For example, if a business has a 30 September 2023 year-end the taxable profits would be calculated for the 2023/24 tax year by taking six months profits from the 30/9/23 year-end and six months profits from the 30/9/24 year-end. If the 30/9/24 accounts have not been prepared prior to the submission date of the 23/24 tax return it is proposed that provisional figures should be used, and the tax return amended once the final figures are known.

That, however, would just seem to confuse matters, so we envisage that accounting year ends will change to 31 March, unless there is a strong commercial reason for a different year-end.

Will there be a transitional period?

HMRC recognised that during the 2022/23 tax year when the new rules are implemented this could see taxpayers paying a significantly increased amount of tax as more than 12 months of profits may be brought into account. It will be possible to offset any overlap profits but, in many cases, these may be considerably lower than current year profits as they were created when the trade was commencing.

Where taxable profits exceed the current year’s profits excess profits can be spread over five years.

This is demonstrated in the following example:

A sole trader has a year-end of 30 June. The profits to 30 June 2022 are £30,000 and for 30 June 2023 are £60,000. They have overlap profits brought forward of £5,000.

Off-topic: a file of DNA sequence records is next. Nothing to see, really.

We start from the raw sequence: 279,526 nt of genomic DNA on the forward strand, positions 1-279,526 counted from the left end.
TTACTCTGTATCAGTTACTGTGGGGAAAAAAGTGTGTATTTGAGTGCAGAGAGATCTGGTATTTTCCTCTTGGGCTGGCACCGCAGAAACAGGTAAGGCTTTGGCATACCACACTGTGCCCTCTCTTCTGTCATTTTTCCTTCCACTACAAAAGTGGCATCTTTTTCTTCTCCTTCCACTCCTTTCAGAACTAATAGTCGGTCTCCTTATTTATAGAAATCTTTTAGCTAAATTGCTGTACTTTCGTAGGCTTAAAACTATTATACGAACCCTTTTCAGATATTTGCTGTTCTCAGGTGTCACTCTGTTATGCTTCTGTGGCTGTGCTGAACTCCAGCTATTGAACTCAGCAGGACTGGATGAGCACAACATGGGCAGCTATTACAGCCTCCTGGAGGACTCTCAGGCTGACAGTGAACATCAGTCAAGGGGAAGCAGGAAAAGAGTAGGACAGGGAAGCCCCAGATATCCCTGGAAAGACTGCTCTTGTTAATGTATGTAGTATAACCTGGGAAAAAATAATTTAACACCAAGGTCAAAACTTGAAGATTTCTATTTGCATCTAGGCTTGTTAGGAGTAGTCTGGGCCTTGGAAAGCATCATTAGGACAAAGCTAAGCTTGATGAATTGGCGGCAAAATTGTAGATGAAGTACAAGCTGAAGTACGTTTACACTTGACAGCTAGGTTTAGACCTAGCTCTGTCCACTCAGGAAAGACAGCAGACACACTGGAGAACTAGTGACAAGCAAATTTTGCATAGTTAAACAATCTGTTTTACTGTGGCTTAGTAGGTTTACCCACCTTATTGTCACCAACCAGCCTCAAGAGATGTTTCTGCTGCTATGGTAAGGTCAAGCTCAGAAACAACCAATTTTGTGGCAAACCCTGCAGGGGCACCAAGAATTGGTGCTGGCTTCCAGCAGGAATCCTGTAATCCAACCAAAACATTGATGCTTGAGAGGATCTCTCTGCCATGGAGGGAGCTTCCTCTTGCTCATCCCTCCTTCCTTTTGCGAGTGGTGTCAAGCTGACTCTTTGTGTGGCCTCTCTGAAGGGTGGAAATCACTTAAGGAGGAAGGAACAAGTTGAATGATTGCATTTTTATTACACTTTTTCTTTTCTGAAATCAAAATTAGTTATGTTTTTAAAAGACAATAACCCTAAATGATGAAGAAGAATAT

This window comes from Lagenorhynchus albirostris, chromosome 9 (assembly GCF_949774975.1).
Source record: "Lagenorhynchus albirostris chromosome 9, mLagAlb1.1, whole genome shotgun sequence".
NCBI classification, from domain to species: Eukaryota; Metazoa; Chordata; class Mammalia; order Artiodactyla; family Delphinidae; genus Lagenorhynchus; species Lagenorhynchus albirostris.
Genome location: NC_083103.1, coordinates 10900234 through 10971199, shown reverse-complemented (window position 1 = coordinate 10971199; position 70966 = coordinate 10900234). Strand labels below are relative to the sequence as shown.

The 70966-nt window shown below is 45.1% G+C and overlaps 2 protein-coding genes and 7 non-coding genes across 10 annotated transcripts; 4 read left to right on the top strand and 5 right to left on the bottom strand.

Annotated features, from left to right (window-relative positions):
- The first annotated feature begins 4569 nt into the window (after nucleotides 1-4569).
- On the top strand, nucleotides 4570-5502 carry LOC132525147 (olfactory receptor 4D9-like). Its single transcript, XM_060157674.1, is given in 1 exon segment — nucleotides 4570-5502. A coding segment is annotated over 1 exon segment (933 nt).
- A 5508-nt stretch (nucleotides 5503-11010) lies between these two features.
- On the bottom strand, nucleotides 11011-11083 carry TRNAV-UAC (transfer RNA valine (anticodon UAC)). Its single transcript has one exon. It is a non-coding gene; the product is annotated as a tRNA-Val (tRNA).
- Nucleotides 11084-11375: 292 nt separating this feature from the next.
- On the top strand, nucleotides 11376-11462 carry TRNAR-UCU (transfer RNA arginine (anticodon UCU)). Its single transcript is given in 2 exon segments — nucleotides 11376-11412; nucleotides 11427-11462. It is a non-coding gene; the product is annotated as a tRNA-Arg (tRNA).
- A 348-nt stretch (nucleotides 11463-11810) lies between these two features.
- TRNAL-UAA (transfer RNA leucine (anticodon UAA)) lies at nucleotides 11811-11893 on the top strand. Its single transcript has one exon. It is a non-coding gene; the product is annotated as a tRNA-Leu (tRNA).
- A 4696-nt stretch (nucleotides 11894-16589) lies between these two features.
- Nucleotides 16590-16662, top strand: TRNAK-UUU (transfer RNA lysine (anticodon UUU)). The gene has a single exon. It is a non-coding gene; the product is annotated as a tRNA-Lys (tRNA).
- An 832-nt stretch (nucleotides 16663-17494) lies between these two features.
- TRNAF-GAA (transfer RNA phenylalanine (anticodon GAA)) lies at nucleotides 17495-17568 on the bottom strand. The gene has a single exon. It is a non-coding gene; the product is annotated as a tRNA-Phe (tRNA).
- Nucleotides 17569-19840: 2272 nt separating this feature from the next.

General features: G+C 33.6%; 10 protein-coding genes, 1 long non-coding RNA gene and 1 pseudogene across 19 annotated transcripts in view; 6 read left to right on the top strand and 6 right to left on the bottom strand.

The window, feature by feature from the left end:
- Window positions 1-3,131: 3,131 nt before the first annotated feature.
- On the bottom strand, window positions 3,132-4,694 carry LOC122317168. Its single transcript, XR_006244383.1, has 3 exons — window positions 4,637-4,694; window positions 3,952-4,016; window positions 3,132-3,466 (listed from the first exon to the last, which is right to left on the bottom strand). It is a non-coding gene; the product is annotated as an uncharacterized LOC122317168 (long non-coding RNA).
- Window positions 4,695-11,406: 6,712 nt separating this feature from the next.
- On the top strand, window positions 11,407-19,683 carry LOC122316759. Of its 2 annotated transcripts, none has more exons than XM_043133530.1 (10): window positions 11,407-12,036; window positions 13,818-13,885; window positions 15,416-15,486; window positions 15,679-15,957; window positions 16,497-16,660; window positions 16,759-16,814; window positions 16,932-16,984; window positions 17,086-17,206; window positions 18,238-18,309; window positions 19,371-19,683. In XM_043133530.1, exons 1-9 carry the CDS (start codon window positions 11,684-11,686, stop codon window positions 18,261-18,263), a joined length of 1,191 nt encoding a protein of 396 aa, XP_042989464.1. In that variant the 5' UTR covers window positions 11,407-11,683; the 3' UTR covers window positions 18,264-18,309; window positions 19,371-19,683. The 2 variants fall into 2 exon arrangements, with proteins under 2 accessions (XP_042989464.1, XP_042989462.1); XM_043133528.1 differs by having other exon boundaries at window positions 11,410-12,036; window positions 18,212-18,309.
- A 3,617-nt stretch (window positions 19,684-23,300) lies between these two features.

Taxable profits for 2022/23 are:

1 July 2021 – 30 June 2022 30,000

1 July 2022 – 31 March 2023 60,000 x 9/12 45,000

Less: overlap profits (5,000)

Taxable profits 2022/23 70,000

As these profits exceed the current year profits of £30,000 the excess of £40,000 can be spread over five years. The minimum amount per year to be added is £8,000 (40,000/5). An election to spread the profits would therefore see 2022/23 taxable profits of £30,000 + £8,000 = £38,000.

£8,000 would then need adding to the taxable profits for the subsequent four tax years.

Making Tax Digital for Income Tax 

These proposals are seen as a forerunner to future reform and Making Tax Digital (MTD) for income tax which is due to be introduced from 1 April 2023. MTD sees all sole traders, partnerships, and landlords with turnover greater than £10,000 required to keep records digitally and submit quarterly updates to HMRC.

HMRC consider that moving to a tax year basis for taxing profits will reduce the number of submissions taxpayers may need to do. For example, a sole trader who is also a landlord may need to make quarterly submissions for both their business and rental profits. Rental income is currently taxed on a tax year basis, if the business was not taxed on a tax year basis they may not be able to combine the two quarterly submissions, greatly increase the admin burden for the taxpayer.